Lifestyle

Hockey's best and worst 2008-'09

It's never easy finding the no-name players who can blossom into future stars, but it's the future of the NHL, so plan your strategy accordingly.

Pulling surprise players out of the ether has always been the signature of a good general manager. Or a lucky one. Either way, the NHL’s salary cap rules make finding those rough gems more important than ever. Anyone can pick an Alexander Ovechkin or Sidney Crosby. Finding an Alexandre Burrows is much harder.

Alexandre who? He plays left wing for the Vancouver Canucks and earned 51 points this season on a paltry salary of US$525,000. That makes the 28-year-old Quebec native one of the league’s top players for the money, according to Canadian Business Online’s third annual ranking of the NHL’s most and least valuable players. Indeed, excluding Chicago Blackhawk Kris Versteeg, who is still on his rookie contract, Burrows is the forward who gives the most for the least pay.

Playing with the talented Sedin twins helped Burrows pick up points, but he also brought some grit and toughness to that line, and his rugged play earned him 150 minutes in the sin bin. He even picked up a US$2,500 fine for punching Edmonton Oilers tough guy Zach Stortini from the bench during a late-season game.

Good thing Burrows signed a US$8-million contract extension through 2012 in March. His new deal nearly quadruples his current salary. Even that sum may seem cheap considering the average salary in the NHL this year was around US$2 million, but Burrows was undrafted and spent time in hockey havens such as Baton Rouge, La., and Greenville, S.C., before latching on with the Canucks during the 2005-’06 season. Since then he’s improved every season and merited a mention in last year’s ranking of value players.

Finding veteran players such as Burrows, Calgary Flames right-winger David Moss and Detroit Red Wings centre Johan Franzen is what often separates the good teams from the bad. In the old days, teams could just stock up high-priced free agents and stay competitive. That can’t be done now. Most of the teams that made the playoffs this year have one or two star players who take up to a sixth of the US$56.7-million salary cap. Guys such as Burrows, who used to be role players relegated to spot duty, now find themselves on the top two lines and playing key roles in their team’s success — or lack thereof.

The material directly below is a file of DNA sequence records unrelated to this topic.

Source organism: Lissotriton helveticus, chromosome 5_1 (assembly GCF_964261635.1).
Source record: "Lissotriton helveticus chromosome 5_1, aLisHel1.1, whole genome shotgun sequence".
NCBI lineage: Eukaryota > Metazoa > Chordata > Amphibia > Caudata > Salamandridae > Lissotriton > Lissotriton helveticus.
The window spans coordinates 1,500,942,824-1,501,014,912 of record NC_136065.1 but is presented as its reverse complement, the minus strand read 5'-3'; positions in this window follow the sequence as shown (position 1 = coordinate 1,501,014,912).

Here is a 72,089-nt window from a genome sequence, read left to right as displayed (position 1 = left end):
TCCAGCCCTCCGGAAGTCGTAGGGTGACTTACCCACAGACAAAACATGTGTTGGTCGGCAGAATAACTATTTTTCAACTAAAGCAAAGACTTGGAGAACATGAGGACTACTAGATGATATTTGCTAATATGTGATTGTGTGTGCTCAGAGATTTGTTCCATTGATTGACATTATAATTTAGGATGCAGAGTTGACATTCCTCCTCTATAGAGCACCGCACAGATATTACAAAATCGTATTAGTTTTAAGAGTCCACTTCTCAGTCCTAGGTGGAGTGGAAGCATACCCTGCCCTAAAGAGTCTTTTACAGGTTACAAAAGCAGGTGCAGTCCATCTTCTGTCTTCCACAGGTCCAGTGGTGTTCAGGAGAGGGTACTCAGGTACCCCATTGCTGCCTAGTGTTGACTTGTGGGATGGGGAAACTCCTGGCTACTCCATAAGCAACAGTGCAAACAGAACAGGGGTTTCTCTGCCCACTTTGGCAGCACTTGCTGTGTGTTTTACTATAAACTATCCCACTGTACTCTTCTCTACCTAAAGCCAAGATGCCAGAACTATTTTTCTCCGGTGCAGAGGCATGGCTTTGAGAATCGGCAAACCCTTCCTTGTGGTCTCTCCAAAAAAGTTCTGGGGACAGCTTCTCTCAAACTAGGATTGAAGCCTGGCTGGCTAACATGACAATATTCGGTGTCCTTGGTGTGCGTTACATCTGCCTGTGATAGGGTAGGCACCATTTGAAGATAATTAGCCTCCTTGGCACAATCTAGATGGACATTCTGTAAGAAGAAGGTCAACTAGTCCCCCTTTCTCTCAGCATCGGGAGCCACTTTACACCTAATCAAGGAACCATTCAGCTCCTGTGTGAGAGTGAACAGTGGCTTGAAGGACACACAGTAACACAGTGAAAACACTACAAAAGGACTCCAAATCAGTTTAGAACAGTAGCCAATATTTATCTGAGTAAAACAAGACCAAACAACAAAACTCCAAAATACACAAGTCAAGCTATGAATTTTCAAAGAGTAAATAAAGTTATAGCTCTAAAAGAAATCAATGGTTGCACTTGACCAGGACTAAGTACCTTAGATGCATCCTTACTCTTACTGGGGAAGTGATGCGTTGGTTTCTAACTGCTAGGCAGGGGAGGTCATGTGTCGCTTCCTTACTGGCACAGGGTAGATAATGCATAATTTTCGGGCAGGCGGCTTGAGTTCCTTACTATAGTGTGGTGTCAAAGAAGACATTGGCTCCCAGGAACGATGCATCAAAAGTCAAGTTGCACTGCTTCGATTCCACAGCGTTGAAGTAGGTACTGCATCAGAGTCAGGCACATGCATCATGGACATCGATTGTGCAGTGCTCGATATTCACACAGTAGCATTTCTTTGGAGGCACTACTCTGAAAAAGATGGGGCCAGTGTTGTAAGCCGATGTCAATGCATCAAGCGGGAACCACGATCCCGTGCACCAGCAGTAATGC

Calgary’s David Moss presents a similar situation. To be sure, there were better right-wingers than him — guys such as David Krejci and Anze Kopitar at cheaper salaries — but they are all under the yoke of their rookie deals. In 79 games with Calgary this season, Moss had 20 goals, a career high, and 38 points, also a career high. As a result, his salary is getting a nice little bump next year because of a three-year, US$4.9-million deal he signed in April. That’s double the US$575,000 that the 27-year-old made this year.

And we have to salute Mark Recchi, who was a trade-deadline pick-up by the Boston Bruins. Why this winger isn’t in more demand is a mystery. All this 41-year-old does is score and he comes cheap because of his age. There aren’t many players in the league who put up 23 goals and 61 points for a US$1.5-million salary.

Want someone a little flashier with a little more upside? Try Detroit’s Johan Franzen, who inked an 11-year, US$43.5-million deal in April. The deal for the “Mule” is the second-longest contract in team history, indicating the kind of faith the Wings have in him. In the regular season Franzen scored 34 goals to go along with 25 helpers, both career highs. And he only made US$1.15 million this year.